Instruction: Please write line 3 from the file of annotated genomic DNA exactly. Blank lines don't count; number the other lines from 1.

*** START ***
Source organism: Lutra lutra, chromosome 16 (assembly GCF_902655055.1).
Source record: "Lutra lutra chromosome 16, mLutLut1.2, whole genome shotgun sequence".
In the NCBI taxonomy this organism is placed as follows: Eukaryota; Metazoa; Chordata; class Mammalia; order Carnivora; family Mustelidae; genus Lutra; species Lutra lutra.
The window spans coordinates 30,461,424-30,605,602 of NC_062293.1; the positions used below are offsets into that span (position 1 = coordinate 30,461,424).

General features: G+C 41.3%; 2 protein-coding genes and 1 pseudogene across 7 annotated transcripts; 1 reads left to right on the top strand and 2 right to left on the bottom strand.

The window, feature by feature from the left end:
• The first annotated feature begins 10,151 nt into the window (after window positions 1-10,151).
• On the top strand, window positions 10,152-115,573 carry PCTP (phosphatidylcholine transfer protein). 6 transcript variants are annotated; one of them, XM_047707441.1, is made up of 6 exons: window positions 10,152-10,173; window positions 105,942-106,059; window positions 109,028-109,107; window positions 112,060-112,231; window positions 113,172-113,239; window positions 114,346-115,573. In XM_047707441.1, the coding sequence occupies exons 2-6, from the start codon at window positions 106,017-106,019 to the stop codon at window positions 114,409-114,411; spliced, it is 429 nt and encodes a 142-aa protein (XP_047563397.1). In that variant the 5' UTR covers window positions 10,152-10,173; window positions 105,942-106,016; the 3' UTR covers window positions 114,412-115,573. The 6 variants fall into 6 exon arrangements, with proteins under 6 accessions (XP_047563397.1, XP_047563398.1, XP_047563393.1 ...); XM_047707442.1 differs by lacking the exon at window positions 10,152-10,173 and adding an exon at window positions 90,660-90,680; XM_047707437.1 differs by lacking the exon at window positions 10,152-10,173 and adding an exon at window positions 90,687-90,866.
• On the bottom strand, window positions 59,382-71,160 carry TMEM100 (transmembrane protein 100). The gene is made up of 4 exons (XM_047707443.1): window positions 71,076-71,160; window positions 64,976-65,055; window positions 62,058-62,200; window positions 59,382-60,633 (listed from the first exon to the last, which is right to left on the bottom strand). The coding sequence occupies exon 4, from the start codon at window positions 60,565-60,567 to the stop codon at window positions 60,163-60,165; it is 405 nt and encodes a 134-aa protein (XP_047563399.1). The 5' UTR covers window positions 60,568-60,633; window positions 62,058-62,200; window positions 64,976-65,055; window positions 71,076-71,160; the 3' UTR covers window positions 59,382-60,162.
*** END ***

In the NCBI taxonomy this organism is placed as follows: Eukaryota; Metazoa; Chordata; class Mammalia; order Carnivora; family Mustelidae; genus Lutra; species Lutra lutra.